The darkness seemed to suffocate her. She listened intensly to her father’s footsteps as they faded away from her. She began to cry again. Not only for her dead family, but also for her father. She was exhausted, and she cried herself to sleep.
Her father had eventually came back to let her out. It had been eight o’clock by then. She had slept for three hours on the floor of the hall closet. Her entire body had ached.
She felt the same now, except it seemed as if someone was driving a nail through her skull. Julie waited for a wave of dizzyness to pass then felt for the box she kept in the corner opposite her. She found it and popped the lid open. She rummaged through the box until she found a large flashlight. She clicked it on and squinted as the small room was filled with a pale yellow light. Coats hung above her like victims from nuses. A chill ran through her body. She’d the flashlight on only a minute when she heard footsteps coming down the hall. She quickly turned it back off and stuffed it into the box.
Julie heard the key slip into the lock and turn. David opened the door and stared blankly down at her for a moment, then turned and went back into the living room. Julie rose to her feet and fought off a wave of nausea.
She hobbled into the living room where David was sitting on the couch reading a newpaper. He looked up at her.
“Hello, kitten,” he said, almost cheerfully. A shudder racked Julie’s body. No matter how badly he treated her, David always seemed to forget about it after he’d locked her in the hall closet. Things would remain peaceful in the house for a while. On the surface, at least. Julie knew he was just waiting to hurt her again. She felt that he was always angry with with her for reasons other than the obvious. David would hit her for not picking up after herself, or for playing her music too loud. If she did something that seemed to really anger him, he’d beat her (in a way that left the least amount of bruises, of course) then lock her in the closet until he felt he should let her out.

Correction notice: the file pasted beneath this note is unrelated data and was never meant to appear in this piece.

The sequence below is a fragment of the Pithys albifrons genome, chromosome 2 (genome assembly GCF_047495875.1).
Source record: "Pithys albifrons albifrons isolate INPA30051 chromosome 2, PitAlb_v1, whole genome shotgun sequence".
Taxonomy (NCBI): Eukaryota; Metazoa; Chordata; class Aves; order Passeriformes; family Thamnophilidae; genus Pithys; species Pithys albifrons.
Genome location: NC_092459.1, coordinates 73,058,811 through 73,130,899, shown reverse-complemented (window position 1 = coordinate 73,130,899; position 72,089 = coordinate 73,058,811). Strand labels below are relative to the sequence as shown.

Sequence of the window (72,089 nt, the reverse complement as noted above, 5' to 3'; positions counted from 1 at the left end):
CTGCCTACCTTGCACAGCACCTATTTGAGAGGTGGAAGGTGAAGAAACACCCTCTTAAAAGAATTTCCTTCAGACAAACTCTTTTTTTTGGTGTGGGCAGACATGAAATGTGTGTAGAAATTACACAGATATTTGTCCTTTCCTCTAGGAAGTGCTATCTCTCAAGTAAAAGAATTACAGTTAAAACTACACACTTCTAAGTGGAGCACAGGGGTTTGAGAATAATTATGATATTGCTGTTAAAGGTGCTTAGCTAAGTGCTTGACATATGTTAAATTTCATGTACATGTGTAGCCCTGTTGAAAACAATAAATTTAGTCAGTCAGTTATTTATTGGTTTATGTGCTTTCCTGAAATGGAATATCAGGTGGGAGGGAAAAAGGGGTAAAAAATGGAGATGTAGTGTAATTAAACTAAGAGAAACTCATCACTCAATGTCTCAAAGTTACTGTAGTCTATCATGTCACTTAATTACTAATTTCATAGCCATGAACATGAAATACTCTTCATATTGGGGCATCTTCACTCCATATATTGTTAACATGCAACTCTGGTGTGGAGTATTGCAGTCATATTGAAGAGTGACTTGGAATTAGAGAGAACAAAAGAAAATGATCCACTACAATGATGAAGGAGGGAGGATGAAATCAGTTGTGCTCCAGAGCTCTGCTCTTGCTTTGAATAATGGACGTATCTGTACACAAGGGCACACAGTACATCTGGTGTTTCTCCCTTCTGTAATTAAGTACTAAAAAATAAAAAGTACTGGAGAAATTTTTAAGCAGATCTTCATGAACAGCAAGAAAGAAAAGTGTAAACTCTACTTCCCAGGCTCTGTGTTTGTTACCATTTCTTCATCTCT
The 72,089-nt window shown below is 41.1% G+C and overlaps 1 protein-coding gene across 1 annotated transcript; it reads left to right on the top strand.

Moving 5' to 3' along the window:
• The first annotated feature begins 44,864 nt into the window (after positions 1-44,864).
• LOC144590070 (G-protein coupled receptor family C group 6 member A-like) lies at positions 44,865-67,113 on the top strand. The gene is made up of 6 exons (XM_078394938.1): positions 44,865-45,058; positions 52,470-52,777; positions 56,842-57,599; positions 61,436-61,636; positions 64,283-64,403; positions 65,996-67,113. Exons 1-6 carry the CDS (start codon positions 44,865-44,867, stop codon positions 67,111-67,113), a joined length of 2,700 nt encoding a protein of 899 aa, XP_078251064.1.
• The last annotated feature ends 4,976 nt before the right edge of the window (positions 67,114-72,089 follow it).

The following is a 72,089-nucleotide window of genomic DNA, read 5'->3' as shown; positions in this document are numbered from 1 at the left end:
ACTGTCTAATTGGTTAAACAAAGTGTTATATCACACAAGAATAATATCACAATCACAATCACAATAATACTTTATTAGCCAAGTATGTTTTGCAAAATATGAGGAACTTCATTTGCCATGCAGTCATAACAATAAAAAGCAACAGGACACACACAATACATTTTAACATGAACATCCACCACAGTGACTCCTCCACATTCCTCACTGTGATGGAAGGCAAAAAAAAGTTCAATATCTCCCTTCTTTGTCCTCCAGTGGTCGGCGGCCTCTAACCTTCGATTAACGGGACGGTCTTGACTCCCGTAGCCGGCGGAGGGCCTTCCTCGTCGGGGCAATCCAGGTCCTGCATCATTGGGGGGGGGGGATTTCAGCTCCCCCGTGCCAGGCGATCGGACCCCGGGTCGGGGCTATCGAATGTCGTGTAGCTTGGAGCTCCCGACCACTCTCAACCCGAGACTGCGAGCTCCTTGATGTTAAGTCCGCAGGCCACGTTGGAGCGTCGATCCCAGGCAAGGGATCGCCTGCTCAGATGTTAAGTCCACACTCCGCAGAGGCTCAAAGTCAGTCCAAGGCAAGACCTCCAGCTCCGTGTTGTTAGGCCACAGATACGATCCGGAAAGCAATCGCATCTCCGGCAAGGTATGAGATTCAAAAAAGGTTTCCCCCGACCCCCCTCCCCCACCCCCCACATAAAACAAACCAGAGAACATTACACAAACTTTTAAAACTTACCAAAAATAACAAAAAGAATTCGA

Julie thought she may have done something in the past to make him mad, but couldn’t imagine what she could have done to make him that mad.
She went across the living room to the stairs.
“I’m going to bed,” she said hoarsly. David only nodded, his eyes not leaving the paper. Julie went up to her room and quietly closed her door behind her, lest she break her father’s concentration with a loud slam and send him into another rage.
As Julie lay in her bed, her entire body aching and seeming to cry out with pain, everything came together.
Four years ago they’d received a call from Julie’s aunt Cathrine. It was Aunt Katie’s birthday and she’d love to see her sister and her darling little neices.
“I think you and the girls should come down and visit for a while,” Cathrine said over the phone. Some gameshow could be heard in the background. Julie’s mom was standing in the hallway and using the phone that rested on the table on which her and Maggie’s picture sat.
“I’d like to but Julie’s not feeling well today,” said Linda, “She stayed home from school and everything.” The daughter in question poked her head up from the couch at the mention of her name.
“What are you talking about Mom?” She said. Linda cupped her hand over the receiver.